I opened The Times yesterday morning to this photo and my heart fell. Was one of this timeless couple gone? Alas, it was true. Oh Sandy baby, some day, when high-igh school is done. Olivia was up there with Felicity Kendal in the nineteen eighties as the girl all the boys wanted. Well, us good, somewhat innocent boys anyway. It takes a few years under your belt before you start to suspect that you’d maybe prefer some time with Rizzo. Olivia was such a great choice for Sandy, but I can’t say the same for that goon Travolta. I thought, and still think, he was totally gormless in the role, and was so lucky that she was so perfect in hers that, as a couple, they worked. I have to wonder if Grease would be in my Top Ten films of All Time? It could be and maybe it should be, with its portrayal of the All American High School Dream, unrivalled until Marty McFly appeared at the Enchantment Under the Sea Dance in Back to the Future. Due to these movies, ask anyone in my generation which years and where we’d like to have lived through and many of us would probably say “Nineteen Fifties America”. 

What’s that got to do with Early Retirement, I don’t hear you ask? Well, not much really, I suppose, although I could try and hack out a link along the lines of “If I’d invested £100 a month in the year that Grease was released in a Global Index Fund, that sum would now total £112,000.” (That’s a guess, I haven’t done the maths.) 

Films can have such a big influence on us though. I think of portrayals of capitalism such as “Wall Street”, “It’s a Wonderful Life” and “Local Hero” and wonder about the cultural impact of them? Could you imagine a world in which the key scenes in Grease or Back to the Future are centred around young people gathering at the local bank to invest a small amount of cash each week, instead of squandering it on yet another strawberry milkshake? It would certainly have more influence than the stupid banking adverts we see of black stallions galloping down your local high street. I have noticed that Vanguard has been advertising on TV recently, but have to admit that, other than noticing it, I couldn’t tell you one message or scene that the advert contained. Maybe they should have gone with a white horse?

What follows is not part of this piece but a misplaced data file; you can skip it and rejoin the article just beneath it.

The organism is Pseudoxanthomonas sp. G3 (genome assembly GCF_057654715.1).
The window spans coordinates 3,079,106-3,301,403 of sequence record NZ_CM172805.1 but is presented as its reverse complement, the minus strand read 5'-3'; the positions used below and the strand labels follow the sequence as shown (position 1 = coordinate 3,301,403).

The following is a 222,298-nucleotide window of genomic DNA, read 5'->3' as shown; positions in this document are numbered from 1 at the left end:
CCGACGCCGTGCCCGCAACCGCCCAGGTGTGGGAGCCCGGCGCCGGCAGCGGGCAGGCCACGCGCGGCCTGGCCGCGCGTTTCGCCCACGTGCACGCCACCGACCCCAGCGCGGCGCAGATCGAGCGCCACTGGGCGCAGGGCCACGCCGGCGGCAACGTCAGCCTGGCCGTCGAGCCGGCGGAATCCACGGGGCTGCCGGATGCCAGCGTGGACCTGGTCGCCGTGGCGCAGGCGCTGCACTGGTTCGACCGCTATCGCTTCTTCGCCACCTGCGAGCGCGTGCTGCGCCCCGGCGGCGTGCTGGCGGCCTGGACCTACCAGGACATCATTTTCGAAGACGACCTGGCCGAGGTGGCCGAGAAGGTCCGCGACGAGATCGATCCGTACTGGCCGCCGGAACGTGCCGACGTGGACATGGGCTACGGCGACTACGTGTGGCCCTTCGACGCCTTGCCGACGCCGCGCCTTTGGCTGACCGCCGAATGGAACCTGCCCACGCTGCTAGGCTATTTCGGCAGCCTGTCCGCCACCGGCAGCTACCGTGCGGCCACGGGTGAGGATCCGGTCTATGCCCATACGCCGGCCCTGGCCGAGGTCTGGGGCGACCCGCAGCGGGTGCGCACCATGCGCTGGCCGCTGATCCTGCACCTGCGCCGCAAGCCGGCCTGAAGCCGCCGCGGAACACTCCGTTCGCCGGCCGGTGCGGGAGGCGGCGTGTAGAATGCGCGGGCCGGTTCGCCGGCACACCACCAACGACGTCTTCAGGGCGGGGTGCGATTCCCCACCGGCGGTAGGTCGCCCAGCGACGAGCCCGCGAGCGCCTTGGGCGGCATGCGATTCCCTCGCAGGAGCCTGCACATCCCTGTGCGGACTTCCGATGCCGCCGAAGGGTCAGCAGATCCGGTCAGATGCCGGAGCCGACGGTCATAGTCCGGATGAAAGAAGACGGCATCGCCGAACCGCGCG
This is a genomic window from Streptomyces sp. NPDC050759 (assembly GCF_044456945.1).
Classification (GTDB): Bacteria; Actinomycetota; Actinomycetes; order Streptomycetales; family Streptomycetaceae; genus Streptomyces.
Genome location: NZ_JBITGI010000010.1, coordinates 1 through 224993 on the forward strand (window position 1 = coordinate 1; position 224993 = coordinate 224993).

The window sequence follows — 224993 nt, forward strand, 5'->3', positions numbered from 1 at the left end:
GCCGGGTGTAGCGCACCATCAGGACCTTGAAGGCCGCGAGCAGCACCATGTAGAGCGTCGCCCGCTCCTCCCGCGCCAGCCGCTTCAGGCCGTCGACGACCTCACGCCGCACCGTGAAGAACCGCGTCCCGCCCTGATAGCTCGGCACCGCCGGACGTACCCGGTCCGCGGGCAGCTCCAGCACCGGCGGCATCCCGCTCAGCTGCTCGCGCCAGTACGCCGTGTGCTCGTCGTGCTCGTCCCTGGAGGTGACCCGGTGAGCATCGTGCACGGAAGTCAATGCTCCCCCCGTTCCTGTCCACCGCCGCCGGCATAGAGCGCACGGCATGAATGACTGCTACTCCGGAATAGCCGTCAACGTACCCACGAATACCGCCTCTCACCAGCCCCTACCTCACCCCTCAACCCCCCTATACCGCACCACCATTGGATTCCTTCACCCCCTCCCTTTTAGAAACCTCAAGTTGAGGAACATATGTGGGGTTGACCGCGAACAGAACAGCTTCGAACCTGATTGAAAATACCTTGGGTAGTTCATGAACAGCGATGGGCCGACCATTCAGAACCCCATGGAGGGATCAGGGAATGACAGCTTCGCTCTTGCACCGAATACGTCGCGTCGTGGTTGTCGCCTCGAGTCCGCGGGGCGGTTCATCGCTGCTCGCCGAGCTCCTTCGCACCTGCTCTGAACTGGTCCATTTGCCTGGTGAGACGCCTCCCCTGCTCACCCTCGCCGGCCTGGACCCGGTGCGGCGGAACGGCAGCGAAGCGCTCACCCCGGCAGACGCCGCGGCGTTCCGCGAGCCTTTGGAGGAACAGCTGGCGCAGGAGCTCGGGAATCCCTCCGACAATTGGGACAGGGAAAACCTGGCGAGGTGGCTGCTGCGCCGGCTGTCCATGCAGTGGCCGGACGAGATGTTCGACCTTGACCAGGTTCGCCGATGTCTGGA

On the other hand, maybe I should just be heartened that Vanguard is actually now able to advertise, regardless of how hopeless they’ve been about getting their message across. I count myself really lucky that I discovered Index investing almost thirty years ago, because I still reckon nine out of ten people I know have no idea what Index tracking funds are. In fact, the majority of our best friends, incredible as it is to write this, hold most of their life savings in cash. As for what their pensions are invested in and how much they are being charged for the service, well, answers on a postcard please.

I could also use the reflection on time going by to moan that in the Nineteen Eighties there was no information for young people like myself on the glories of compound investing. Or actually on anything to do with the stock market. I read J L Collins, who started his investing career in the Eighties, and think to myself where was I and what was I doing with my time and money at that point? Those were the most important years for saving! Why was I squandering my cash on going to watch popcorn films like Grease? 

Well, I’m glad I went to see Grease instead of saving the cash. Iconic films of your youth remind me there’s a lot more to life than money and that the years go quickly by. I also won’t try to justify the post on the basis that this subject could be relevant to at least three of the four words of my blog title. That feels just too crass. But I have written a few draft posts trying to find something worthwhile to say about “gathering rosebuds while you may”, because I do feel myself thinking that a lot more in retirement. With that in mind, maybe it’s time to go and watch Grease again.